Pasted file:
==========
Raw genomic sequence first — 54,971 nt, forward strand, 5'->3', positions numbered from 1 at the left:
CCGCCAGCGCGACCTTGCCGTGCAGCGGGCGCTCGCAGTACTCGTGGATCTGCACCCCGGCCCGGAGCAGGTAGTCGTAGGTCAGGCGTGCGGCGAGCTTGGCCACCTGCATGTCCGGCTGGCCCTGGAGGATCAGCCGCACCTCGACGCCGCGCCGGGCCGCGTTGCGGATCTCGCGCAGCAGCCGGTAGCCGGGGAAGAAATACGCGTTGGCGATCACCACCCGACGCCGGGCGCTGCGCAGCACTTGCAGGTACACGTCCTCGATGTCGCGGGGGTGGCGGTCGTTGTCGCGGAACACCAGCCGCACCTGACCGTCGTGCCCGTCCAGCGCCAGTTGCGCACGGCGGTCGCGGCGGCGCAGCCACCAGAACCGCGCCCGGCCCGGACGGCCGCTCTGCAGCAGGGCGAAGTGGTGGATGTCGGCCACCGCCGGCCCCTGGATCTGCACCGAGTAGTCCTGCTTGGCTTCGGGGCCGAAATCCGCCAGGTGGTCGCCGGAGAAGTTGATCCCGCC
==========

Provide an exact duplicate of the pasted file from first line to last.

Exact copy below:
Raw genomic sequence first — 54,971 nt, forward strand, 5'->3', positions numbered from 1 at the left:
CCGCCAGCGCGACCTTGCCGTGCAGCGGGCGCTCGCAGTACTCGTGGATCTGCACCCCGGCCCGGAGCAGGTAGTCGTAGGTCAGGCGTGCGGCGAGCTTGGCCACCTGCATGTCCGGCTGGCCCTGGAGGATCAGCCGCACCTCGACGCCGCGCCGGGCCGCGTTGCGGATCTCGCGCAGCAGCCGGTAGCCGGGGAAGAAATACGCGTTGGCGATCACCACCCGACGCCGGGCGCTGCGCAGCACTTGCAGGTACACGTCCTCGATGTCGCGGGGGTGGCGGTCGTTGTCGCGGAACACCAGCCGCACCTGACCGTCGTGCCCGTCCAGCGCCAGTTGCGCACGGCGGTCGCGGCGGCGCAGCCACCAGAACCGCGCCCGGCCCGGACGGCCGCTCTGCAGCAGGGCGAAGTGGTGGATGTCGGCCACCGCCGGCCCCTGGATCTGCACCGAGTAGTCCTGCTTGGCTTCGGGGCCGAAATCCGCCAGGTGGTCGCCGGAGAAGTTGATCCCGCC